Here in the Midwest, winter is bearing down on us. Bonsai left outside will need some level of protection to survive. I use my cold frames with the glass white washed for winter storage and keep the lids propped for good air circulation. This allows me to control the amount of rain and snow on my trees. I am not trying to protect them from the cold. The objective is to moderate fluctuations in temperature. I also pack mulch around the base of the trees and pots to insulate and control freezing and thawing.
I am often asked if my pots are frost-proof. My answer is yes, with a few caveats. All of my work is vitrified stoneware. It’s is fired to the point where it really can’t absorb moisture. Vitrification addresses the issue of spalling. Spalling occurs when the moisture inside the clay freezes causing the pot to crack or flake. We’ve all seen this on terracotta or earthenware pots. Open clay bodies can absorb up to 25% of its total weight in water. Vitrified stoneware will not absorb moisture.
The culprit for winter pot breakage is most often a pot full of frozen water. Frozen water expansion can split a steel pipe. Water expands by about 4% in volume when frozen. The best way to manage this is to protect your Bonsai from direct rain in the winter. You need to control the amount of moisture it receives. Even with proper soil a pot will reach a point of complete saturation in winter. More important than the pot are the tender roots of your Bonsai; the tree may be dormant but it still has moisture and air needs. Soil saturation from poor drainage in the summer is a bad thing, in the winter it can be devastating.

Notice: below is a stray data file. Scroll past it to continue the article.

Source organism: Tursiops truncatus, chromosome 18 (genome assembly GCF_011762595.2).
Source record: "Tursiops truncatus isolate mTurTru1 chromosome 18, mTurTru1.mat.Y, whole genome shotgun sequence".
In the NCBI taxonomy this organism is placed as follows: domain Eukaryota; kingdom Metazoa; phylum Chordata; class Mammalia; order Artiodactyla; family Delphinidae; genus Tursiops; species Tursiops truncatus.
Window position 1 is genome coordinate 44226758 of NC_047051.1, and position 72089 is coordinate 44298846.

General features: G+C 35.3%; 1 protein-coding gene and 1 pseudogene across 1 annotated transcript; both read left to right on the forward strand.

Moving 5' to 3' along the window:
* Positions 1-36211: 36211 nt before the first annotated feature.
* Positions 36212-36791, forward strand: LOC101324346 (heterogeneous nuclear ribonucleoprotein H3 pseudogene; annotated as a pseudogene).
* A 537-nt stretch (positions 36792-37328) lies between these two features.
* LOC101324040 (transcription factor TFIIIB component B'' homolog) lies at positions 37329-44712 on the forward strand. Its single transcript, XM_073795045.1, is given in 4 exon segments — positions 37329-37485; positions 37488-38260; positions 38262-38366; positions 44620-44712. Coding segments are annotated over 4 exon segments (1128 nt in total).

Pot shape can also have an impact on winter breakage. A pot that tapers out toward the top will have less expansion force applied than a pot that tapers in at the top. It’s a matter of containment of the expanding ice. I have had pots that taper both ways outside for years. As long as you control the amount of water-logging and freezing that takes place both shapes will last outdoors virtually indefinitely.
There is nothing more protective or beautiful than a layer of snow on your Bonsai. The snow is right at 32 degrees and actually protects your tree from harsh 0 degree winds and cold. But again, snow comes with cold and moisture so be careful not to allow your pots to waterlog.
Last year I had some trident maple pre-bonsai field planted. It never occurred to me that deer would enjoy the tender branches of a sapling maple. I learned this lesson the hard way. This winter I have built a hardware cloth protective cover over them. Fortunately I have a deer with a good eye for Bonsai styling because the resultant trimming he did on my maples wasn’t all that bad.
Dormancy is a vital part of the natural process for the Bonsai, and I suppose, the Bonsai Artist as well. Preparing yourself for winter can be more difficult than the few easy steps required to prepare your Bonsai.
Iker Bonsai Pots